Detroit, however, can't blame its vacant buildings and abandoned houses on the weather. Instead, it has become a favorite proxy for discussions about America as a whole: of Main Streets and blue collars, of outsourcing and free trade, of urban renewal and urban decay.
Yves Marchand and Romaine Meffre document this tension in their book The Ruins of Detroit. Their photographs -- including "Michigan Central Station," "Fisher Body 21," "William Livingstone House," and "Classroom, St Mary's School" -- tell a story beyond the political elections or theories of decline. Instead, Marchand and Meffre approach Detroit with the curiosity of one generation trying to decipher the one that came before.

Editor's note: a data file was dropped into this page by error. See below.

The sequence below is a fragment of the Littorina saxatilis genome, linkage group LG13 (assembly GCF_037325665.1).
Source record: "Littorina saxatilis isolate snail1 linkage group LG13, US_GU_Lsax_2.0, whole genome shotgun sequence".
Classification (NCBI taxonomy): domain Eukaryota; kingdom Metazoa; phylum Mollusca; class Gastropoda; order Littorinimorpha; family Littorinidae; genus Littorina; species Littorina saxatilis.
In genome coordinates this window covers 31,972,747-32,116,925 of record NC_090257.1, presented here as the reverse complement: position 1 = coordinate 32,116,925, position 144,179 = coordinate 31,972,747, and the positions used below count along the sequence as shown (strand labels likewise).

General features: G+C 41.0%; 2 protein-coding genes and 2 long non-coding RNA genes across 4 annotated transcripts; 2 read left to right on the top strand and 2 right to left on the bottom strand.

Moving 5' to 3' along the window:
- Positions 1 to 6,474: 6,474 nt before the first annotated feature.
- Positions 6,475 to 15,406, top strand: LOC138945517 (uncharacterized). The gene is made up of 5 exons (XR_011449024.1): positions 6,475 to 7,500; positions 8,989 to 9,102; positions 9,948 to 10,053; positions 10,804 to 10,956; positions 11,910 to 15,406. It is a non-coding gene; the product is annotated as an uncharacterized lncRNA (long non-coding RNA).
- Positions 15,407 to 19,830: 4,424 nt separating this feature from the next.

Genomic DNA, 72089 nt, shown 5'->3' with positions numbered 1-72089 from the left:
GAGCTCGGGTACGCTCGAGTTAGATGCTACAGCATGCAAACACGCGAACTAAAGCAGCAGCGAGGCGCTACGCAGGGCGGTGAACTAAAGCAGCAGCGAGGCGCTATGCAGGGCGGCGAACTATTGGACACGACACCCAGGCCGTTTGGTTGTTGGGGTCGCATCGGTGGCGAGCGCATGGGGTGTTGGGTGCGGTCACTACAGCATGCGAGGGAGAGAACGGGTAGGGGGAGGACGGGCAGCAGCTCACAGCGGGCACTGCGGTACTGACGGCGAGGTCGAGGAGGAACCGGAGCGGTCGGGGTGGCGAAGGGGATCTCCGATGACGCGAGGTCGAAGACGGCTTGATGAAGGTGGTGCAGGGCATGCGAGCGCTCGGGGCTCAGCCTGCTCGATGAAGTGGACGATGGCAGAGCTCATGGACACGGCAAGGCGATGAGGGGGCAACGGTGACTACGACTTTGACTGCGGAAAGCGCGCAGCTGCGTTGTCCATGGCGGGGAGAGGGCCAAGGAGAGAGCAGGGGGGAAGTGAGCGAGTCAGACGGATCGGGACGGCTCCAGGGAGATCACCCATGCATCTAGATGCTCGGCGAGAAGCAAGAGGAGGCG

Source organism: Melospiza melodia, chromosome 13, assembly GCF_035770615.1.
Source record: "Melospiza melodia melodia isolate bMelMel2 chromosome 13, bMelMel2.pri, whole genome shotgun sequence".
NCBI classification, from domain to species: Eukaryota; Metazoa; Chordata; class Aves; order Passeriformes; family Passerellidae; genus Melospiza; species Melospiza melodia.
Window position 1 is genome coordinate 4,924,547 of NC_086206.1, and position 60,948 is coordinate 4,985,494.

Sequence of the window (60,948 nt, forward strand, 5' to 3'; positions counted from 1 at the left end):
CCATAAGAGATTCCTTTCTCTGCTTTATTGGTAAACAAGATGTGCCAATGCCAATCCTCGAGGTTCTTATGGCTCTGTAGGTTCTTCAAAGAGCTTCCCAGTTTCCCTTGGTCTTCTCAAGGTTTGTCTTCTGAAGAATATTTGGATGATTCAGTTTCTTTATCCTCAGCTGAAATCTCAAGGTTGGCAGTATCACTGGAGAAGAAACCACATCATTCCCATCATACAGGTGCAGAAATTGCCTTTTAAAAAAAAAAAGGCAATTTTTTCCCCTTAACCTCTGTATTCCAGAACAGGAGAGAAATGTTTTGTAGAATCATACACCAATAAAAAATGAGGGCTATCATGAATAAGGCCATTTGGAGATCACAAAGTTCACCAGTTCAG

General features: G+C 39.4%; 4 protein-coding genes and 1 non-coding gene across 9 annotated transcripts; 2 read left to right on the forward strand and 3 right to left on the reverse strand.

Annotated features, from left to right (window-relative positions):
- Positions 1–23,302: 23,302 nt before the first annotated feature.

"Even though the buildings are not religious," Meffre said in the March/April issue of Intelligent Life, "they express a belief in the future and in the system. They are their cathedrals. They have a sort of naivety, a dream, an awareness of destiny that is a bit like religious belief.”